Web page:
Urban issues are the Rodney Dangerfield of American politics: outside city government, they don’t get no respect.

In Ohio’s upcoming governor’s race, however, urban enthusiasts will finally have reason to rejoice.

Ed FitzGerald, the presumptive Democratic nominee, isn’t a big-city mayor, and if you don’t live in Ohio you’ve probably never heard of him.

A Region Rises from the Ashes

After a federal investigation revealed endemic corruption in Cuyahoga County, which comprises Cleveland and 50 or so surrounding towns, residents voted to abolish the old county-commissioner system in favor of a county executive. FitzGerald won election to the seat in 2010.

As Cuyahoga County executive, Fitzgerald led a reorganized county government tasked with rethinking what it means to live, work and do business in Cleveland.

The result was a plan for a stronger Greater Cleveland met with widespread success. In a country where the challenges facing cities are so rarely discussed at the state or national level, FitzGerald’s gubernatorial campaign might even spark a broader discussion of how good regional planning can begin to fix the metropolises we once left for dead.

What followed could have been the sort of laissez-faire approach most Americans are accustomed to when it comes to county government, the same kind Clevelanders have known for years.

But in his February 2012 “State of the County” address, FitzGerald spelled out the region’s problems with candidness:

“We are not on a trajectory to any serious form of shared services, strategies, or consolidated government. We just aren’t, and it’s time to stop pretending that we are…There is no place in the country which has our level of fragmentation, with home rule powers for cities, which has just spontaneously combined in any meaningful way.”

On paper, FitzGerald described issues particular to Cleveland. But he also touched on a problem endemic in American urban history: the basic inability of cities and suburbs to conceive of themselves as a single entity, dependent on one other for their future success.

This problem won’t be solved overnight. Still, FitzGerald has been remarkable successful thus far.

His means are ambitious but uncomplicated. For starters, he has introduced a $100 million economic development fund, raised via a bond issue and by reducing the number of county employees.

In an effort to reduce repetition, FitzGerald has called for the county to provide services like police, sewer maintenance and health insurance rather than leaving each individual town to do the work. With local governments eager to trim their budgets, the plan has proven popular.

Most remarkable, though, may be FitzGerald’s war against intra-county competition for tax revenue. Under his plan, every municipality has signed a “no-poach” agreement that forbids municipalities from trying to lure businesses away from neighboring town, putting to rest in Cuyahoga County a standard practice in urban politics elsewhere.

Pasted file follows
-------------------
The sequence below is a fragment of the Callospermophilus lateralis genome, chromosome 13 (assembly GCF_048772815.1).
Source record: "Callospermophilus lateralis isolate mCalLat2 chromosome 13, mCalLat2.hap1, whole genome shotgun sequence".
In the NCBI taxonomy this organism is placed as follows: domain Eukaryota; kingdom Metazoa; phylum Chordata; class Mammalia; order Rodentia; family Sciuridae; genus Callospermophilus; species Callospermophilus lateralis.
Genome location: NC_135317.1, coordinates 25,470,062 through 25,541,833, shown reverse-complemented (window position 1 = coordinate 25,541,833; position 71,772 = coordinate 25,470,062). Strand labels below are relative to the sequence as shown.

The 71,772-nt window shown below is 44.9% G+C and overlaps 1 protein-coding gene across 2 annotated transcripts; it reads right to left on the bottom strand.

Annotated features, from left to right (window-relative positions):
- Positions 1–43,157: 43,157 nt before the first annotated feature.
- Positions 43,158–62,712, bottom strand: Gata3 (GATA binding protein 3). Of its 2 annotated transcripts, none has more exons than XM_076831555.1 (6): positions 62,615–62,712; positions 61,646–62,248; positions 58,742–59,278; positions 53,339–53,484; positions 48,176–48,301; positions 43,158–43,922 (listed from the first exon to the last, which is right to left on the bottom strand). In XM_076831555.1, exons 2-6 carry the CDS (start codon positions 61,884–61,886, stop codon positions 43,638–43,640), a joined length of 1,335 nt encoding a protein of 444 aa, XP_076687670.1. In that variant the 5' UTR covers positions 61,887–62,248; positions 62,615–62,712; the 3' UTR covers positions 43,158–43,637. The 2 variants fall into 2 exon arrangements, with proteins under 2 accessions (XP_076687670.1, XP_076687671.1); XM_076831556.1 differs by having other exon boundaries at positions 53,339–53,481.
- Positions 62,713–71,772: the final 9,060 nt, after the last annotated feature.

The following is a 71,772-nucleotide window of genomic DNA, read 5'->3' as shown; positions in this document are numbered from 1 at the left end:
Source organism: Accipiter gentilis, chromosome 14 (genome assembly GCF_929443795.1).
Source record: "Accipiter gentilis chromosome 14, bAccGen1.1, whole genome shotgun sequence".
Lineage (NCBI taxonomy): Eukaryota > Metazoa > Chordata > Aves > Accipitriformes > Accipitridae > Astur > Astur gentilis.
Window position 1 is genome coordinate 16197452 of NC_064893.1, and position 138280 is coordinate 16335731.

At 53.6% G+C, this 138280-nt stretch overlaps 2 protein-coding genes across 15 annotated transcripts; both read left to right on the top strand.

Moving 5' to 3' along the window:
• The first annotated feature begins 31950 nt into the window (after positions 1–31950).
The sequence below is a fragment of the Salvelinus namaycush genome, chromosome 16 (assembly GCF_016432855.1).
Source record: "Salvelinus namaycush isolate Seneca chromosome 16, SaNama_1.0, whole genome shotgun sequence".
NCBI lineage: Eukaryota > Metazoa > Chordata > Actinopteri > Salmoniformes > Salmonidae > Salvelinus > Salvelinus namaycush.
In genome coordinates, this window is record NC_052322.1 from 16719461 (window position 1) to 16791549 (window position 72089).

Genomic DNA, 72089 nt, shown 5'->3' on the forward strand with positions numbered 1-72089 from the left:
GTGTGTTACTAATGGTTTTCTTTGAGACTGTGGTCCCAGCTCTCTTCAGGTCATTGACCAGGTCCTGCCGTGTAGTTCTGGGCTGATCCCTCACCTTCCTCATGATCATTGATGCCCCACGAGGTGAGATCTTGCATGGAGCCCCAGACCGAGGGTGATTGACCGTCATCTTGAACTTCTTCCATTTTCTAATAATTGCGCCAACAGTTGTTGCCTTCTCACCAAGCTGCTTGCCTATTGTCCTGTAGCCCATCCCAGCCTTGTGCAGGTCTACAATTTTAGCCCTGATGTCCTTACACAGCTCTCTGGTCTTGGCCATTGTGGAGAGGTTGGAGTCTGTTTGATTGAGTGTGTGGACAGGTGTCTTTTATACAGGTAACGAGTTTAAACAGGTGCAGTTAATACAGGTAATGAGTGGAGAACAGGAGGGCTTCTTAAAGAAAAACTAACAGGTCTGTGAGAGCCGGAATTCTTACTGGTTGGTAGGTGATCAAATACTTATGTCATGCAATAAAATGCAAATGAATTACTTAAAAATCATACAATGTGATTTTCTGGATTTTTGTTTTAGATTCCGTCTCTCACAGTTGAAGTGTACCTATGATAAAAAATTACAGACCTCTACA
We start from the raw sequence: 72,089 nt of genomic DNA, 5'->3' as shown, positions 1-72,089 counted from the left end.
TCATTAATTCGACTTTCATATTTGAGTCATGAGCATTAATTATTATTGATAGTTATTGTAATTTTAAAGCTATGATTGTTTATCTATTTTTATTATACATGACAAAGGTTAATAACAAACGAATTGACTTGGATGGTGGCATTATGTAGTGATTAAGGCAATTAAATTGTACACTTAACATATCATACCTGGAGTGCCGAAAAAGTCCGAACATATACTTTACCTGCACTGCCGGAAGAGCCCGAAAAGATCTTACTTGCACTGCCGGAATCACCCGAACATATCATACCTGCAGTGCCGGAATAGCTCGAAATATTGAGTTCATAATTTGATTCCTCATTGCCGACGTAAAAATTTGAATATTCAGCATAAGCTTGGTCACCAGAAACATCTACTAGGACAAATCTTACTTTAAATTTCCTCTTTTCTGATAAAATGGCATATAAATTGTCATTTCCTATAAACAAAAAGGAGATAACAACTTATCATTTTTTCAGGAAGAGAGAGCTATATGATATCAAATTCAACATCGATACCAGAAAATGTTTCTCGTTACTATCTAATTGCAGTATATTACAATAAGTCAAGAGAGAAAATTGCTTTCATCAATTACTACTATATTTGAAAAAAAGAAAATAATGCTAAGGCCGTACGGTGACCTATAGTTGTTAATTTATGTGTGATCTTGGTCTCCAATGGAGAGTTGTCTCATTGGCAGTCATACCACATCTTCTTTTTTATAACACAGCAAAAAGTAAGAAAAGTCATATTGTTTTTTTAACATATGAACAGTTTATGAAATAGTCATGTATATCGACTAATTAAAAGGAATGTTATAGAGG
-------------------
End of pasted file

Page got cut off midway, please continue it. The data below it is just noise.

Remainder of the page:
Toward a New American Regionalism

Urban planning scholars and professional city planners have long advocated for truly regional planning in the vein of FitzGerald’s policies.

On the whole, though, America’s metropolitan areas remain a patchwork of different governments, rules and services. And our metropolitan areas are suffering as a result.

Take bankrupt Detroit, for example, where one bus system exists for the city proper and a separate one for the suburbs, making it difficult for city residents to get to suburban employment centers.

Or New York, where Goldman Sachs cut a deal with the city for a new property tax-free headquarters as the company’s threat to move to its tower in Jersey City literally loomed on the horizon.

Or in Connecticut, which abolished county governments in 1960, meaning cities don’t receive any tax revenue paid by workers who live in the suburbs.

FitzGerald’s efforts in Cleveland are a concerted effort to move away from such bad practices. Given that his policies found success in one of America’s most economically depressed and racially divided cities, there may be broader national support for his ideas than previously thought.

Cleveland’s time as an industrial powerhouse has come and gone. In the years since, however, it has survived by transitioning to an economy based in education and the health professions.

If Cleveland finds more permanent prosperity, it will owe much of it to thinking regionally. If other postindustrial American cities are to survive alongside Cleveland, their leaders would be wise think regionally as well.